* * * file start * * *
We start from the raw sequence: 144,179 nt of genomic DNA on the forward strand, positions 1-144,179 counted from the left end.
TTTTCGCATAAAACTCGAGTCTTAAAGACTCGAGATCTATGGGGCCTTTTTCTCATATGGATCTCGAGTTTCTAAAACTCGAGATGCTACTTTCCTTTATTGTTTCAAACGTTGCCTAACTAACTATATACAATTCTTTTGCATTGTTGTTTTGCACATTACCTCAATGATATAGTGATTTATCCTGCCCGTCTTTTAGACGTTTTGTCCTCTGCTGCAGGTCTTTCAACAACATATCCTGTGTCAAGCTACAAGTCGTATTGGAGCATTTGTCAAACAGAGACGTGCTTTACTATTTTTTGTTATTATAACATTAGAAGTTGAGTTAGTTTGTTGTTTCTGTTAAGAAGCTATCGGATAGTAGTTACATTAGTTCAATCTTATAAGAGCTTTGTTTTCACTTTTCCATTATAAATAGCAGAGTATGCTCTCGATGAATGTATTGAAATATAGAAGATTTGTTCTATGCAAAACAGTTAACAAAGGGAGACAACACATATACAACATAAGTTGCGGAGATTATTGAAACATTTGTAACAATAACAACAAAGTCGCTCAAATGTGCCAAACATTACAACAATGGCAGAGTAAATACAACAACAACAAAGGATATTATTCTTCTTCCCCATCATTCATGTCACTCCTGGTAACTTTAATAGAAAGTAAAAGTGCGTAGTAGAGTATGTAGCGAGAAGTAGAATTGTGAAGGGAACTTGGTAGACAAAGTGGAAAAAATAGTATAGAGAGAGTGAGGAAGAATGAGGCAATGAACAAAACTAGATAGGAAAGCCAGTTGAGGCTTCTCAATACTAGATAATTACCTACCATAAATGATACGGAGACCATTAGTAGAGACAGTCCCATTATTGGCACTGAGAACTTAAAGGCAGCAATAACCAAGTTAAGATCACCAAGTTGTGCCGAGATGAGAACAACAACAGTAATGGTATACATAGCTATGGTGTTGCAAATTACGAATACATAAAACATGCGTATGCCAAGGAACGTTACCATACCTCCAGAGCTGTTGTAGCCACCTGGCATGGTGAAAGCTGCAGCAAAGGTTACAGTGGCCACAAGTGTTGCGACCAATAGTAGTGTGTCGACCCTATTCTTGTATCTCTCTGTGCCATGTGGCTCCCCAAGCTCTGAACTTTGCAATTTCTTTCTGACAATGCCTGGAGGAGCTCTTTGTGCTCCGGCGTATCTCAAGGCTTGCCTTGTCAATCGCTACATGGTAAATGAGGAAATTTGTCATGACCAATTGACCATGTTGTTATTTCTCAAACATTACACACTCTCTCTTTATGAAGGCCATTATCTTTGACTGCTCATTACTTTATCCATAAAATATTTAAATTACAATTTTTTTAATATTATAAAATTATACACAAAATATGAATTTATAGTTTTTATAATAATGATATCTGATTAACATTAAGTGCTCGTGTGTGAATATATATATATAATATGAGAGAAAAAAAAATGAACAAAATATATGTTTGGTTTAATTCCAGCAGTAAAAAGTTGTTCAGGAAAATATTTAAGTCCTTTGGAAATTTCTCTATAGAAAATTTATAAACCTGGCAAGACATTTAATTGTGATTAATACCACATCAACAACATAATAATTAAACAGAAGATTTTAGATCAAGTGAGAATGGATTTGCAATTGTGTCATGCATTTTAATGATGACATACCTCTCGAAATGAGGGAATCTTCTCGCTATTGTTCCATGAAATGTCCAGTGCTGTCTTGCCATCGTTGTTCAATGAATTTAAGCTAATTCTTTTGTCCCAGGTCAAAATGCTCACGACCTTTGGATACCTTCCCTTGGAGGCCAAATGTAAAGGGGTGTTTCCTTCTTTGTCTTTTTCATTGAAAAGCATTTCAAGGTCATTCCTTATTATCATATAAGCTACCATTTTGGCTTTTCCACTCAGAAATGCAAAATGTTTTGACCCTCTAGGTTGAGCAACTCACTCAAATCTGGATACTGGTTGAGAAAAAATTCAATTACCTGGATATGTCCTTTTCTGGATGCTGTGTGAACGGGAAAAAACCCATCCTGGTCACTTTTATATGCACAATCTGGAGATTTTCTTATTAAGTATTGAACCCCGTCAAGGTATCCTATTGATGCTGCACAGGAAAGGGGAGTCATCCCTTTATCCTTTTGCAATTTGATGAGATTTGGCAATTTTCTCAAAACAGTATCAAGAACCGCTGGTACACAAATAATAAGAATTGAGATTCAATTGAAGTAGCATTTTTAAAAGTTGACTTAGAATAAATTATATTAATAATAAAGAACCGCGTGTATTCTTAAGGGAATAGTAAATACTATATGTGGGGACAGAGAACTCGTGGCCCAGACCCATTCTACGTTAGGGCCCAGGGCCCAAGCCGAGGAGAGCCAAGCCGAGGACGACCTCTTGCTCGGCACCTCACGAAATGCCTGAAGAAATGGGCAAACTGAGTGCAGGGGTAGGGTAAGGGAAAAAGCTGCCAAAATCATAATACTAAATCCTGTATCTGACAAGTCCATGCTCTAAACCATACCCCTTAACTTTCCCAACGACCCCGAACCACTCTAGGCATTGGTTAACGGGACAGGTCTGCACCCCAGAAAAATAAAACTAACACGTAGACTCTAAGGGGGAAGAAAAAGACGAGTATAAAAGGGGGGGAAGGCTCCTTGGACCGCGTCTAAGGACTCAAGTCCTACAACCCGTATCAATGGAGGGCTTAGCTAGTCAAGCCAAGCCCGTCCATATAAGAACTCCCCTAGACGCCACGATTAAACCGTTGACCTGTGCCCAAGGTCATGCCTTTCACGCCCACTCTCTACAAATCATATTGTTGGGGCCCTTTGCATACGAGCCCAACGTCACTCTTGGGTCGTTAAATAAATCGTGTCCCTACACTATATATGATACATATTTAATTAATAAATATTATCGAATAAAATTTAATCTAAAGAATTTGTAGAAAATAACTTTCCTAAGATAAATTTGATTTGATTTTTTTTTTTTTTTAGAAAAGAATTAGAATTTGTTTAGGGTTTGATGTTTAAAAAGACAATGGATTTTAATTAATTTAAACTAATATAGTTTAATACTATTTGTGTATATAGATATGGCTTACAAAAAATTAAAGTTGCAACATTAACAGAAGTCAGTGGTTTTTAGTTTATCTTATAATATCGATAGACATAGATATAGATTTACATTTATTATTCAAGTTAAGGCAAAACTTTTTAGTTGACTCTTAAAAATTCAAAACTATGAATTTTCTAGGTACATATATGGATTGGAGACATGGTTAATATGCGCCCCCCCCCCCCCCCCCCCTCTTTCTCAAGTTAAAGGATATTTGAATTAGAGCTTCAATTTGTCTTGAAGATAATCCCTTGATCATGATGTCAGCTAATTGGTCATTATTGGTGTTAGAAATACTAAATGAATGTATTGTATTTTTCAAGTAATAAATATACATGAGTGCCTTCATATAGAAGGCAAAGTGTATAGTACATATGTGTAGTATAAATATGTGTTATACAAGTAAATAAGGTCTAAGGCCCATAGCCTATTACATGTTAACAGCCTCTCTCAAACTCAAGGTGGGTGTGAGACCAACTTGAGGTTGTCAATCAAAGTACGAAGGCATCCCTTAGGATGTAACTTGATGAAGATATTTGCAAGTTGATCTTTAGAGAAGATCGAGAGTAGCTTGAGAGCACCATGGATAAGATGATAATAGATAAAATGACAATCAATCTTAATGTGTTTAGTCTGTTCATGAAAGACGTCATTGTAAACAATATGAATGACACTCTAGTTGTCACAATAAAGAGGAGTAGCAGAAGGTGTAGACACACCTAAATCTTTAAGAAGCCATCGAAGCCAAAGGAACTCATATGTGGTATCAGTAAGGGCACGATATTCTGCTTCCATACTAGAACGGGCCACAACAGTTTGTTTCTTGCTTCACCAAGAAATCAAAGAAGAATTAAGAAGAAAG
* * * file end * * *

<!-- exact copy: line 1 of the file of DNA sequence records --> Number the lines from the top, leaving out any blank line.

We start from the raw sequence: 144,179 nt of genomic DNA on the forward strand, positions 1-144,179 counted from the left end.